🇩🇪 Pension & Retirement in Germany

Alastair Samson
Alastair Samson
  • Updated

Oyster policy is denoted in purple.


In Germany, every employer is obligated to make pension contributions through deferred compensation. These contributions flow directly into the pension contract without deduction of taxes or social security contributions. The full contribution rate to the statutory pension insurance is 18.6% of gross remuneration but no less than EUR 32,55. The company pension plan can take several different forms, including direct insurance, a direct pension fund, a support fund, or a direct commitment from the employer.

The employer is not obliged to assist financially in the establishment of the company pension scheme, unless a collective bargaining agreement stipulates such support. The employer is obliged to support the gross deferred compensation.

At Oyster, both employer and employee must contribute 9.3% of the employee’s base salary, up to the following ceilings:

  • EUR 7,300 per month (EUR 87,600 per year) — West Federal states and 
  • EUR 7,100 per month (EUR 85,200 per year) — East Federal states.


A majority of employers provide a supplemental plan, because the social security benefits are inadequate. Oyster does not currently provide access to a supplemental plan.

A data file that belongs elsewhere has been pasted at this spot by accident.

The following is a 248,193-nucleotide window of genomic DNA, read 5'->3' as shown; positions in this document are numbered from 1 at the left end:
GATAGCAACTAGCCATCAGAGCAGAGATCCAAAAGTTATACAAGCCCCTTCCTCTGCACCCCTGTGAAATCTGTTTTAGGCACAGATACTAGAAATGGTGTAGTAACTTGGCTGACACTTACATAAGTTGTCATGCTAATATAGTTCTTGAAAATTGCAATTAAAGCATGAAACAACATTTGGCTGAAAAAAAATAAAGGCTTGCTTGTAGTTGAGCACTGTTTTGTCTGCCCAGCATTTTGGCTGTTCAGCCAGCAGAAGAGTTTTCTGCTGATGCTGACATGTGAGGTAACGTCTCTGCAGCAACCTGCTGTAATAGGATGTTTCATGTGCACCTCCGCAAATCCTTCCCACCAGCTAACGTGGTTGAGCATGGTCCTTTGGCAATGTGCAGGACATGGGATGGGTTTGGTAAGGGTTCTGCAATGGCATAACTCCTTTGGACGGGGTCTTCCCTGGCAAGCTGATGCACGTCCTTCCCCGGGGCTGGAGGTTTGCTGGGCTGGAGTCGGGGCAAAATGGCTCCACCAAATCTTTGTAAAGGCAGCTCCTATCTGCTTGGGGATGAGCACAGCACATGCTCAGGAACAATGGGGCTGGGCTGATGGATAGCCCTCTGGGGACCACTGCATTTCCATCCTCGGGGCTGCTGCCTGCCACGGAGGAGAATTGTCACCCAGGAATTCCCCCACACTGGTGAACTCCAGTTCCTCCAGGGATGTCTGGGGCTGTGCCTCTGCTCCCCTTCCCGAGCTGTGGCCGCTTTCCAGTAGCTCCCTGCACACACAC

As of 1 January 2018, it is possible to structure a company pension as a pure defined contribution scheme if an applicable collective bargaining agreement allows it. If there is no such collective bargaining agreement in place, then it remains that defined contribution schemes are only possible if the employer promises to pay a minimum amount of company pension. Under German law the employer is not required to offer employer-financed company pension schemes;  the employer can decide set it up voluntary

Even without the employer itself financing a company pension, the employee can claim a company pension by deferred compensation. In this case the employer must use a future salary of up to 4 percent of the income threshold for assessing contributions to the statutory pension insurance (€3,408 in 2021) to provide an employee-financed company pension. If the remuneration is converted via a direct insurance, a retirement fund or a pension fund, the employer must also pay an employer’s subsidy of up to 15 percent of the deferred compensation amount if and to the extent the employer saves social security contributions because of the remuneration conversion.

Oyster does not have a voluntary set-up company pension scheme in place which is proactively offered to all team members  as a benefit.

Oyster only provides for company pension if the employee claims it and is willing to contribute to it.


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